The Other Lesson From Job’s Friend
My wife’s mother passed away on Monday at the age of 98. We have taken care of her for the last 10+ years; most of that time in our home and the last few years as the “primary care-givers” while she was in a nursing home. One thing we learned from this is that, no matter how old the person is or how long you have been half-expecting this day, grief hurts.
The other lesson we learned, although admittedly we knew it already, is that nobody knows exactly what to say to people who grieve. You can sense their awkwardness, the awareness that no words are sufficient to convey our emotions at the time. We always need to extend grace to those who grieve, forgiving them for their not-quite-right expressions of grief. In the same way we need to extend grace to those who try and comfort us when their words do not comfort.
I’ve noticed that there is a pattern to comfort-attempts gone wrong. There seem to be three distinct groups people can fall into. The first I call “the grief story teller.” These are the folks who, when they talk to you, have stories of their own grief, usually explaining how you are lucky that you didn’t have it as bad as they did. When your loved one was 98 there are any number of people willing to tell you “worse” stories.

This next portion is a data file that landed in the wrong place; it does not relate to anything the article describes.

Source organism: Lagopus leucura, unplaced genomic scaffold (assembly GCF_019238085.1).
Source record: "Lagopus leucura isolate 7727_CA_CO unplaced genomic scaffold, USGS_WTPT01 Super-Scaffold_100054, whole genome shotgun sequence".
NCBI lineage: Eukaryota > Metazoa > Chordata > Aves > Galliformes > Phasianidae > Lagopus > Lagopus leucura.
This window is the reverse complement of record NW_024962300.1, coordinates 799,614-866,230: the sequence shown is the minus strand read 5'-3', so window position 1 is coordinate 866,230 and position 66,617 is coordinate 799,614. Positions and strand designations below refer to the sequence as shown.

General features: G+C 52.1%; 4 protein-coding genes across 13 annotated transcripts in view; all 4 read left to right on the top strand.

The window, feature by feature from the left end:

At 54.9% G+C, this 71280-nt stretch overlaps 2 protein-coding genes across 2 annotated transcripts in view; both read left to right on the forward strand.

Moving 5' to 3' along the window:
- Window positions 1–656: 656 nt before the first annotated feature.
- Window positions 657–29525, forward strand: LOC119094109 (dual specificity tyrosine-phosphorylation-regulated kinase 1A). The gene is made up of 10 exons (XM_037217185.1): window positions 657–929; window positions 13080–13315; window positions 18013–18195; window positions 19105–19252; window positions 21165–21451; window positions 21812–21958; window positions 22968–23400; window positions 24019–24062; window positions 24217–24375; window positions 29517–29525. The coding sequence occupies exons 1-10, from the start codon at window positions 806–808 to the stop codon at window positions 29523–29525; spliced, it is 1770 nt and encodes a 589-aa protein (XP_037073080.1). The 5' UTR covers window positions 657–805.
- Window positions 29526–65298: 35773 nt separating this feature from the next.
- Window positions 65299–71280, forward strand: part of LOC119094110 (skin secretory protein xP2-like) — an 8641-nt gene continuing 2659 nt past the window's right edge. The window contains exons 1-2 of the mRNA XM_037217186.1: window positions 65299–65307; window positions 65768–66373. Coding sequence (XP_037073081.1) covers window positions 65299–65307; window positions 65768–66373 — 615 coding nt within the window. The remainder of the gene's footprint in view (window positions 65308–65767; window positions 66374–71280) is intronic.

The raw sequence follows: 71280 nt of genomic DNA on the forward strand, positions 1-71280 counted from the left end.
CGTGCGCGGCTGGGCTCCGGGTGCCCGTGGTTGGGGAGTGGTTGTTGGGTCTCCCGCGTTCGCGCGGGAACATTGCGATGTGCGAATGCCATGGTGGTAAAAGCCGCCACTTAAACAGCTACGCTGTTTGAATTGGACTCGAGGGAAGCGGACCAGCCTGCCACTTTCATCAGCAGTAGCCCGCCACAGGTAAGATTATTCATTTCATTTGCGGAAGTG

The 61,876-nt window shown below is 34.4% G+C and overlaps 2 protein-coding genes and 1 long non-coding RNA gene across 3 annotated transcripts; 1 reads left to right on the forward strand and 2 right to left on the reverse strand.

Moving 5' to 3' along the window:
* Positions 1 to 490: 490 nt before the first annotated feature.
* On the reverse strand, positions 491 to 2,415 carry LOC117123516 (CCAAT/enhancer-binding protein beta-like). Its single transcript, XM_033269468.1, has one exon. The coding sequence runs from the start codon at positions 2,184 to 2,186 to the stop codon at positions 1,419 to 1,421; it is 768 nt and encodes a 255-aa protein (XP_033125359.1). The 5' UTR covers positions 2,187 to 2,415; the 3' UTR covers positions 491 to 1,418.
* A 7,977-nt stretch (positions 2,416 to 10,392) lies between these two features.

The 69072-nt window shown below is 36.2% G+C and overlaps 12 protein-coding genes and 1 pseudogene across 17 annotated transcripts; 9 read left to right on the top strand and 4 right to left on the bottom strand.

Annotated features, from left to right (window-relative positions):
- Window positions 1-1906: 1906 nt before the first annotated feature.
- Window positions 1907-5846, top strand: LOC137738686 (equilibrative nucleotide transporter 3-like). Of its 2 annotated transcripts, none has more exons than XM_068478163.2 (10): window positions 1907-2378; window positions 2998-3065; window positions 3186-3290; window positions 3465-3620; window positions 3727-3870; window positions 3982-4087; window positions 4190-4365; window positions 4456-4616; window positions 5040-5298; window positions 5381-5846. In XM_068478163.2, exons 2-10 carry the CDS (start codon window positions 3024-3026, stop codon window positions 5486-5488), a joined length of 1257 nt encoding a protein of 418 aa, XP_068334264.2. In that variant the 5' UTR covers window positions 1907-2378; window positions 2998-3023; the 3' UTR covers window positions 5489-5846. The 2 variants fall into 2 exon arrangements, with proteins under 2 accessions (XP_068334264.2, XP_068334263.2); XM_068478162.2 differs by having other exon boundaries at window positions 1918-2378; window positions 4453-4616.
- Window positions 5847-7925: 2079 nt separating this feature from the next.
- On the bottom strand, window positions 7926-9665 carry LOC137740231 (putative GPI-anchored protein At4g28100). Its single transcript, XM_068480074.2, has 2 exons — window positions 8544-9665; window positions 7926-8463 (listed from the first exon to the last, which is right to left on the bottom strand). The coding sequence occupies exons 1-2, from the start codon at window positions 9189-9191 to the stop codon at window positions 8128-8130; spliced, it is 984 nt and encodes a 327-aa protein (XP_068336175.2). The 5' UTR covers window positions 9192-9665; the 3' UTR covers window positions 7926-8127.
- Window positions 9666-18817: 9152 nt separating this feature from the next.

The second is the “Bible verse expert .” They tell us that “we sorrow not at others who have no hope” or that “joy comes in the morning” or that God will not “give us more than we can bear” or, my favorite, that “God works all things together for good.” We know these verses are true but, frankly, hearing them doesn’t help.
The third is the “everything is going to be OK” person. These well-meaning folks want to pep talk you out of your pain and in doing so unintentionally minimize your pain.
Down through history the prime example of comfort gone wrong has been Job’s friends. As they sought to analyze and explain what has happened to the devastated Job they ended up piling pain after pain on his head. While this is truly a lesson we can learn in times of grief, there is also another lesson they give us and it is actually a very good one.
When Job’s three friends showed up they had their finest hours. The first thing they did was to sit silently for one week. Had they stopped there, had they just gotten up and hugged Job before they left, we would see them today as heroes. They would have expressed their grief through their presence and that is the most comforting of all.
In today’s time presence can be expressed in a variety of ways. A visit, a card, an e-mail, a hug, can all express presence. We are truly grateful for friends and family who have comforted us with their presence. These are the people who have learned well the other lesson of Job’s friends and we thank you all.